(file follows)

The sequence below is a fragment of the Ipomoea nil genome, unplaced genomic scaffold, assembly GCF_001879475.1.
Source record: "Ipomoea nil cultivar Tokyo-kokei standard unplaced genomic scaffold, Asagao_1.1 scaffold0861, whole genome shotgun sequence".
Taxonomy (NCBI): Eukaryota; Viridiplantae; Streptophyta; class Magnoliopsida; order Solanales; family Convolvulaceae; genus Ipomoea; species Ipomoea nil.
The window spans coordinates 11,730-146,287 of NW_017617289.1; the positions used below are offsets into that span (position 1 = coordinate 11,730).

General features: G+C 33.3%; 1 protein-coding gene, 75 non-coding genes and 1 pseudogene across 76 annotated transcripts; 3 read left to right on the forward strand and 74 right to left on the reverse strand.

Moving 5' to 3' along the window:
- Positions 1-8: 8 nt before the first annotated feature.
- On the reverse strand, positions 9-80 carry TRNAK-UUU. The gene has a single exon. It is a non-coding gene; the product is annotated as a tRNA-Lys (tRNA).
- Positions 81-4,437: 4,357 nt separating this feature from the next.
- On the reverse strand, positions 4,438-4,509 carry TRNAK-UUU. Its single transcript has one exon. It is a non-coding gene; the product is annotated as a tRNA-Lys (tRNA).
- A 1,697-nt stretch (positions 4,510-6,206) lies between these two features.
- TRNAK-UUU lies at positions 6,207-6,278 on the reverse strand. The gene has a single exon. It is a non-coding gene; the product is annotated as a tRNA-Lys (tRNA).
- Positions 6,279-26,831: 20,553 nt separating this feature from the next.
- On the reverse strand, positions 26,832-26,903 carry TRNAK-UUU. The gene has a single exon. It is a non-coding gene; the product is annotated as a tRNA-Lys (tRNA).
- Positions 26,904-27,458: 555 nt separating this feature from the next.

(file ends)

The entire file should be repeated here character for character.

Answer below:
The sequence below is a fragment of the Ipomoea nil genome, unplaced genomic scaffold, assembly GCF_001879475.1.
Source record: "Ipomoea nil cultivar Tokyo-kokei standard unplaced genomic scaffold, Asagao_1.1 scaffold0861, whole genome shotgun sequence".
Taxonomy (NCBI): Eukaryota; Viridiplantae; Streptophyta; class Magnoliopsida; order Solanales; family Convolvulaceae; genus Ipomoea; species Ipomoea nil.
The window spans coordinates 11,730-146,287 of NW_017617289.1; the positions used below are offsets into that span (position 1 = coordinate 11,730).

General features: G+C 33.3%; 1 protein-coding gene, 75 non-coding genes and 1 pseudogene across 76 annotated transcripts; 3 read left to right on the forward strand and 74 right to left on the reverse strand.

Moving 5' to 3' along the window:
- Positions 1-8: 8 nt before the first annotated feature.
- On the reverse strand, positions 9-80 carry TRNAK-UUU. The gene has a single exon. It is a non-coding gene; the product is annotated as a tRNA-Lys (tRNA).
- Positions 81-4,437: 4,357 nt separating this feature from the next.
- On the reverse strand, positions 4,438-4,509 carry TRNAK-UUU. Its single transcript has one exon. It is a non-coding gene; the product is annotated as a tRNA-Lys (tRNA).
- A 1,697-nt stretch (positions 4,510-6,206) lies between these two features.
- TRNAK-UUU lies at positions 6,207-6,278 on the reverse strand. The gene has a single exon. It is a non-coding gene; the product is annotated as a tRNA-Lys (tRNA).
- Positions 6,279-26,831: 20,553 nt separating this feature from the next.
- On the reverse strand, positions 26,832-26,903 carry TRNAK-UUU. The gene has a single exon. It is a non-coding gene; the product is annotated as a tRNA-Lys (tRNA).
- Positions 26,904-27,458: 555 nt separating this feature from the next.